Other trouble-makers include two different types of vertical laser beams. The yellow sort go on and off automatically, so careful timing is called for when hopping through. The purple sort can be deactivated for a limited time by stepping on a pressure pad.

Level one is a lot of fun and gives a real sense of achievement as you gradually discover more and more of the complex. The style of graphics is a bit odd for such a violent, action-packed movie tie-in: they’re all large and cartoony, but very, very good. The animation is smashing, especially Quaid’s death sequence: he explodes into a sort of gooey splat! Odd but good.

The playability’s set just right — the armed henchmen aren’t too hard to beat (especially with a good supply of ammo in the gun) so the game doesn’t become a naff beat-’em-up.

Enough of level one’s antics, let’s have a shufty at level two — the first of the two scrolling shoot-’em-ups. Quaid’s pinched a Jonnycab (a computerised taxi-like craft) and is en route to a derelict warehouse, in the hope it will provide him with a few helpful clues to his identity.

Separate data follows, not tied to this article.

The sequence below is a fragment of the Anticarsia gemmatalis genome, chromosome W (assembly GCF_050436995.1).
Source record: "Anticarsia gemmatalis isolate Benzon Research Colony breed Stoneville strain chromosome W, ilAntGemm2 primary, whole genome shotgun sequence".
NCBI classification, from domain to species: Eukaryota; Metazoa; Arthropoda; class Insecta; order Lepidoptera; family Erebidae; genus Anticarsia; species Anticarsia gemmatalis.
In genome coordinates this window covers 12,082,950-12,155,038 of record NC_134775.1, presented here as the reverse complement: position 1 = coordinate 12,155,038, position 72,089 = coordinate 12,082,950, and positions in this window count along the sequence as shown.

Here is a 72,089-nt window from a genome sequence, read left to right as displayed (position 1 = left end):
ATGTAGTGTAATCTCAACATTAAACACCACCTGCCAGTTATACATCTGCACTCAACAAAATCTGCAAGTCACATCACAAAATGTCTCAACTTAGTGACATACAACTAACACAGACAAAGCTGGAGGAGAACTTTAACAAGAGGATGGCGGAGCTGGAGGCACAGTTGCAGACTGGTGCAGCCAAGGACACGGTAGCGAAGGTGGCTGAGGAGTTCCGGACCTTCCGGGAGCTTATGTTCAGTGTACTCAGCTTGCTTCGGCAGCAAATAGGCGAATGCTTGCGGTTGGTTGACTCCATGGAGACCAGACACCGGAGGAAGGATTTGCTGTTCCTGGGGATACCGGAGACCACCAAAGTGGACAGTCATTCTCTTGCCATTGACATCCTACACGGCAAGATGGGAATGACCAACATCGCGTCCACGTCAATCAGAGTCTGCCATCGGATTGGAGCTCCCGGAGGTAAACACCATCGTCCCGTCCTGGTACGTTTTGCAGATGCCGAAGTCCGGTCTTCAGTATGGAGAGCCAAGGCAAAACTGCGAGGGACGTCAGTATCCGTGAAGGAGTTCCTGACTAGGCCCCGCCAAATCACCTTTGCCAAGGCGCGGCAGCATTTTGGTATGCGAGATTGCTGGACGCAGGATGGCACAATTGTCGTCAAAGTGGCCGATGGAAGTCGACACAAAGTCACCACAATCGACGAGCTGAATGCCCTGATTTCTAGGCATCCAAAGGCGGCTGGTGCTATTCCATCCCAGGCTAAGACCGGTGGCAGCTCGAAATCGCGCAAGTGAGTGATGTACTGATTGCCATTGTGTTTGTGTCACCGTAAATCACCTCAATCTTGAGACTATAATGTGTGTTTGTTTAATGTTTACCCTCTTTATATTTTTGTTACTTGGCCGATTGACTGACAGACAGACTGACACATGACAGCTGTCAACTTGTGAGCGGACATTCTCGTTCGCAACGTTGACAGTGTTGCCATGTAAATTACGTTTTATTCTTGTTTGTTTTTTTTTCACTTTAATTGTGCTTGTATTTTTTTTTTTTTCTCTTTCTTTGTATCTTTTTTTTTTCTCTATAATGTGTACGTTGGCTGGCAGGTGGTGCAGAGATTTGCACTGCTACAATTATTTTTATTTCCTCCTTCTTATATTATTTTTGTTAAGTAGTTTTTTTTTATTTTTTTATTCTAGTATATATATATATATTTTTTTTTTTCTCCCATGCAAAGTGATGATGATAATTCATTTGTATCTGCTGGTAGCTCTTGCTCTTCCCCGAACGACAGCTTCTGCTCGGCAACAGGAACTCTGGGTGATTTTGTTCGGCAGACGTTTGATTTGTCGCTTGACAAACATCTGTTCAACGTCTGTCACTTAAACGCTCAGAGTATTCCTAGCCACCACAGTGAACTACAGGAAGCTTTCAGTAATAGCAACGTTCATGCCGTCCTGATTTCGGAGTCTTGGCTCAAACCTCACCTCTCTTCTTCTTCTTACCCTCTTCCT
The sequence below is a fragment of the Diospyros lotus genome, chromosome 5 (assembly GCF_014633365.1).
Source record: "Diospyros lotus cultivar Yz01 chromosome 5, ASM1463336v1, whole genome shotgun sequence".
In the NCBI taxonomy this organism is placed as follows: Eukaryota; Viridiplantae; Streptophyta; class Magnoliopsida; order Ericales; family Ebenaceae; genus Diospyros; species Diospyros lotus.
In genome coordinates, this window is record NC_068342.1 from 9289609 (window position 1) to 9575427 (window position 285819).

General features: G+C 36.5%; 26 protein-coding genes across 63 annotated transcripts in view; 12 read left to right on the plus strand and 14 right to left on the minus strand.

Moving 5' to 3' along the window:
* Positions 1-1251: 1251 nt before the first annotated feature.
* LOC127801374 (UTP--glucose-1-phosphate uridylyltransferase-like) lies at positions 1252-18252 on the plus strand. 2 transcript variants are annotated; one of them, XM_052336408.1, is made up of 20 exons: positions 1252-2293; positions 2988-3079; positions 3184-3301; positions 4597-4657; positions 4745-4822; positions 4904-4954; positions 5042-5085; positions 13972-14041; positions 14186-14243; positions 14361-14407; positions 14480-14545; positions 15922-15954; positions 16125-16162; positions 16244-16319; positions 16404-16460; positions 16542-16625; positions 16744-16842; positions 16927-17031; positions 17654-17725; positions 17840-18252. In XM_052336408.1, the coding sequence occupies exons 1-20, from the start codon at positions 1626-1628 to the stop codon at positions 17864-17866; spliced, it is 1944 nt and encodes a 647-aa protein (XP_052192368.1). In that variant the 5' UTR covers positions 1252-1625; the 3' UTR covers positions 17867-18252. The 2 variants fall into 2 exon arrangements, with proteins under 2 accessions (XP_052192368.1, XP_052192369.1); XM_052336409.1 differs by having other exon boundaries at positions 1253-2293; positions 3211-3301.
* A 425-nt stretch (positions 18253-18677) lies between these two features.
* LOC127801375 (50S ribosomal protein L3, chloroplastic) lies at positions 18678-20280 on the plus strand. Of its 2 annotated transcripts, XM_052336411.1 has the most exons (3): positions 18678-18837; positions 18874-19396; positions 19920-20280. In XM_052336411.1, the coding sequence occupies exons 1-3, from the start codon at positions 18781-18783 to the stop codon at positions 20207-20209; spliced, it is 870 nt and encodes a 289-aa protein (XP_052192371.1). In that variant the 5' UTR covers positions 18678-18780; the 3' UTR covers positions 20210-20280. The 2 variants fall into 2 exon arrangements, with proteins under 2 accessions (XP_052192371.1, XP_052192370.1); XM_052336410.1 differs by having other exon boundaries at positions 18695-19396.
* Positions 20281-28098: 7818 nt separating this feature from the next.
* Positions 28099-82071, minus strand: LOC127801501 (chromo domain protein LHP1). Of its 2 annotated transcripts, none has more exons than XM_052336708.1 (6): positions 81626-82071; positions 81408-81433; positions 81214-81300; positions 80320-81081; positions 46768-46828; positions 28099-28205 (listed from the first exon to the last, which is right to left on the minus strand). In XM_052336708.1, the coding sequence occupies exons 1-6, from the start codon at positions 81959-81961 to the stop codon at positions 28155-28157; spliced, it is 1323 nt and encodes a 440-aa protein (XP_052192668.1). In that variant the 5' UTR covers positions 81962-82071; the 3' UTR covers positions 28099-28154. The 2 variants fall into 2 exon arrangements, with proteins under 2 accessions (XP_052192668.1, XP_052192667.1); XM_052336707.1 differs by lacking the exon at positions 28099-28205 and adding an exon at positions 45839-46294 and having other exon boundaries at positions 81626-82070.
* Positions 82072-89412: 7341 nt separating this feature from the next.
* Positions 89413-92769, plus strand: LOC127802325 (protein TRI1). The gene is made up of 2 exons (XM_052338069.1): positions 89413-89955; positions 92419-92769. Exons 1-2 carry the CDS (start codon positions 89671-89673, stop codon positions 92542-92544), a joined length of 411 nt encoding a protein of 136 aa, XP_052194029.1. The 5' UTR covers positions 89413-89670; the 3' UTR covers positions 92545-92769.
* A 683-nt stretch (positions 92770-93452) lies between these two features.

The objective is simple enough: just keep driving along the four-lane motorway killing off as many cars as possible. The energy bar, at the top right of the screen. continually diminishes, although it does receive a small top-up with every car shot down (except ambulances which, if shot. reduce your energy even further). Driving over an ’E’ icon completely replenishes the energy bar.

There’s not a time limit here, but you do have to go the distance. A purple arrow at the top left of the screen marks your progress. The action’s fast and gameplay’s tough but this section isn’t as enjoyable as level one because it doesn’t require as much thought. Graphics are okay but the isometric 3D effect is looking a bit old hat these days.

Level three now, and back to the platform gameplay of level one. Quaid’s discovered he’s actually someone called Hauser but he’s still being pursued by Richter’s men, who stand around on platforms hitting out as soon as he goes near. The gameplay’s trickier, with many more pitfalls than the first level, but the objectives are the same: explore, locate, don’t die etc. Survive that and you’re whizzed off to Mars and into another driving/shoot-em-up section.

The final level is set deep in Mars (that’s why its red. which makes it a strain on the eyes). It’s more of the platform gameplay, though the action is much quicker here, with armed guards everywhere! Your oxygen supply is continually draining away and can only be replenished by picking up oxygen cubes, though I was usually shot before the oxygen had a chance to run out!